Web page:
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  1. #1
    Bourbonian of the Year 2002 and Guru
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    What Tequila do you recommend?

    I enjoy a good tequila now and then, both in margaritas and straight. Yes, straight. A good tequila can be sipped just like a fine bourbon.

    It so happens that I am a fan of Herradura, specifically their reposado, so I noticed with interest the news that Brown-Forman has acquired the company, which also makes the El Jimador brand.

    In another thread where this came up, WKU88 recommended Cuervo Gran Reserva. ("It may be the best tequila ever. It is expensive, though.") As well as Cuervo Traditional and Sauza Hornitos, which are reposados, and Cuervo 1800, an anejo.

    So, what do you like in a tequila, either for sipping or mixing?

  2. #2
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    I personally like Cuzano Rojo Mescal. It has a butterscotch taste and goes down well straight. I never mix this stuff. One time while in the Sam's Club in Cancun, one of the natives referred to it as "rat poison". Seems Mescal is a little too strong for them. They prefer the clear tequilas.
    Joe
    Colonel Joseph B. "Bourbon Joe" Koch

    "Bourbon.....It's cheaper than therapy!!"

  3. #3
    Advanced Taster
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    Quote Originally Posted by cowdery
    I enjoy a good tequila now and then, both in margaritas and straight. Yes, straight. A good tequila can be sipped just like a fine bourbon.

    It so happens that I am a fan of Herradura, specifically their reposado, so I noticed with interest the news that Brown-Forman has acquired the company, which also makes the El Jimador brand.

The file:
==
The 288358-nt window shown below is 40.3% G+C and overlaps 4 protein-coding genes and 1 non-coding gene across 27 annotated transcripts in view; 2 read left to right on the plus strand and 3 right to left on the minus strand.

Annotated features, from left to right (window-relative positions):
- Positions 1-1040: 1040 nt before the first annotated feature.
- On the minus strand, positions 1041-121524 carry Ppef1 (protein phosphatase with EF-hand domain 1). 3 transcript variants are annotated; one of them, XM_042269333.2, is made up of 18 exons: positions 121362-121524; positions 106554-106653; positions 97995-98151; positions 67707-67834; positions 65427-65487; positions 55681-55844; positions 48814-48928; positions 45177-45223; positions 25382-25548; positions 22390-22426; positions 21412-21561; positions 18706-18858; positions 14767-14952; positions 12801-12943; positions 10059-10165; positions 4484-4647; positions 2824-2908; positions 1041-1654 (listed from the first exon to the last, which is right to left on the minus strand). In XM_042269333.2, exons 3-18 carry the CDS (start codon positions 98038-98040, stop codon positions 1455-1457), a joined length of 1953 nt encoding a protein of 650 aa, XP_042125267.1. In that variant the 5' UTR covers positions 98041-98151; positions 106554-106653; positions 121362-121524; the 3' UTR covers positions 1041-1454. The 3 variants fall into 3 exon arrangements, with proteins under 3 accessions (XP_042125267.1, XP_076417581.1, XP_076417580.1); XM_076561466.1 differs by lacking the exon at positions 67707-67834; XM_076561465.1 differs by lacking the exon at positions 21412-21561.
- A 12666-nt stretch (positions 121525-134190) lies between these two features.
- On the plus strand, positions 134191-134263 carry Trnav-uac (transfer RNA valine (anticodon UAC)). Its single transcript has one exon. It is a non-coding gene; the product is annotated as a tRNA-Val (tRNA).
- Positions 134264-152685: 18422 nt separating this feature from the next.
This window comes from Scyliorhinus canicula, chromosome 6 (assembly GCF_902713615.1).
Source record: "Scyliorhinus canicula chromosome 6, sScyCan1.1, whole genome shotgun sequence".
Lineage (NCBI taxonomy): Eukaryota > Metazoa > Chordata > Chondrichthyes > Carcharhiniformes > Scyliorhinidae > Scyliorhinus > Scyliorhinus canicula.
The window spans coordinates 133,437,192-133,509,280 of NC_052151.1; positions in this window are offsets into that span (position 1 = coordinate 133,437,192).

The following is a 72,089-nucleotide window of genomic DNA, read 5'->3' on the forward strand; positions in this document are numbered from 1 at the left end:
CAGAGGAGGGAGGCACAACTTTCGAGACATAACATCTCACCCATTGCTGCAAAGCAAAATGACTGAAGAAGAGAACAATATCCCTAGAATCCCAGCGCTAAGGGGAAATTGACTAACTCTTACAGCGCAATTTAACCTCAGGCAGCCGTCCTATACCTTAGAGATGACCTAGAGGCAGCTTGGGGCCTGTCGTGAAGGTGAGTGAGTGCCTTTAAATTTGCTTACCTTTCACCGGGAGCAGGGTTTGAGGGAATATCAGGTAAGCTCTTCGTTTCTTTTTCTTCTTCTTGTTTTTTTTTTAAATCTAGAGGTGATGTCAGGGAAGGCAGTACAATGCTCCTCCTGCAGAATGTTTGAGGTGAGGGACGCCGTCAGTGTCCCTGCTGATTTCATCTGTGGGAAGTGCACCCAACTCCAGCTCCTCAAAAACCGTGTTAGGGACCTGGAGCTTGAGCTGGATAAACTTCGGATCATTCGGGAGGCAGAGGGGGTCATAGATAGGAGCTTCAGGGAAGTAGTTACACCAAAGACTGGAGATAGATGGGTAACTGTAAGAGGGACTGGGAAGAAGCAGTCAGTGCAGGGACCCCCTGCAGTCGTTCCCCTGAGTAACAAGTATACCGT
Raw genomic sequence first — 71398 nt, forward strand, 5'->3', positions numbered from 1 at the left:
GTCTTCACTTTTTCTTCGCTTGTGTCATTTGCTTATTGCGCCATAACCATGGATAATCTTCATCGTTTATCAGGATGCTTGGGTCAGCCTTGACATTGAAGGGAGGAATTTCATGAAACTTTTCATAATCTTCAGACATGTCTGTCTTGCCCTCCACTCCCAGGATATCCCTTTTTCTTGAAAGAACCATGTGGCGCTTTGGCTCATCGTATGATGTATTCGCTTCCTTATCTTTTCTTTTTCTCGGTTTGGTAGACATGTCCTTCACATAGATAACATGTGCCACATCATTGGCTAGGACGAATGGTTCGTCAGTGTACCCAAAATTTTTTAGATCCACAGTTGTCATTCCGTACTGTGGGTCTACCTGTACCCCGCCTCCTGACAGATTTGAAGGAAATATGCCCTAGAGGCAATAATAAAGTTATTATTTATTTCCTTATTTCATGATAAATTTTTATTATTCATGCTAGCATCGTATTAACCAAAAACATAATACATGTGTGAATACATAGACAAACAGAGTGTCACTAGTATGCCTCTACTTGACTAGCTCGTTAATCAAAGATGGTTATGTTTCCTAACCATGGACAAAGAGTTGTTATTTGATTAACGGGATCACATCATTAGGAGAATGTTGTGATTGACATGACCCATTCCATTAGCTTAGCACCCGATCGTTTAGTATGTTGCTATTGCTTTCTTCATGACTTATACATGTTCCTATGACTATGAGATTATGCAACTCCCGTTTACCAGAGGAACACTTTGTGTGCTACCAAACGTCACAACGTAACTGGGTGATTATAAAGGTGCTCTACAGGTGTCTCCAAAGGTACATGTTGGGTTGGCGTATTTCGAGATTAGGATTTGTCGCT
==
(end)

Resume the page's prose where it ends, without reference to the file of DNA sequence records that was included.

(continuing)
In another thread where this came up, WKU88 recommended Cuervo Gran Reserva. ("It may be the best tequila ever. It is expensive, though.") As well as Cuervo Traditional and Sauza Hornitos, which are reposados, and Cuervo 1800, an anejo.

    So, what do you like in a tequila, either for sipping or mixing?
    With your bourbon tastes as also in mine you should prefer an aņejo. The aņejos are not usually preferred for margaritas and most recommend a blanco. Lately I have been using 1800 reposado for my margaritas. The Tequila drinkers usually use what they don't want to drink neat [their mistakes] in their Margaritas. For sipping tequila I would suggest El Tesoro aņejo as my first choice and Tonala 'Suprema # 4' Anejo Tequila' which you can get at Binny's. Tonala has been my favorite mid level Tequila for quite a while. I have been a Tequila drinker quite a while now and switch between that and bourbon about half and half. Whatever you decide to try make sure it is 100% agave.

    bj

  4. #4
    Bourbonian Of The Year 2013 and Guru
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    I have 3 favorites, all for sipping: 1)Sauza Triada Anejo (Only problem is I haven't seen it for a couple of years now) 2) Cielo Reposado. Had this at our sast annual Cinco de Mayo party, and it was a huge hit. 3) Herradura Reposado (A regular at the party, since Chuck's rec a couple of years ago)

    JOE

  5. #5
    Enthusiast
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    Tequila choice depends on whether you are drinking it straight or in a Margarita. If straight, you want something aged. I prefer El Tesoro aņejo. If you want to drop $100, try El Tesoro Paradiso. It is cognac barreled and very elegant. If making a drink, you want it unaged to get a full, fresh flavor. I recommend El Tesoro Platinum or Sausa Hornitos.

    For a good Margarita you MUST use fresh squeezed lime juice and Cointreau.

    Limes vary in sweet/tart profile with every batch. About twice a year you will get a batch of limes that are absolutely perfect. On those occations, make the Margarita with El Tesroro Paradiso (or the best aged Tequila you've got) and the result is simply spectacular.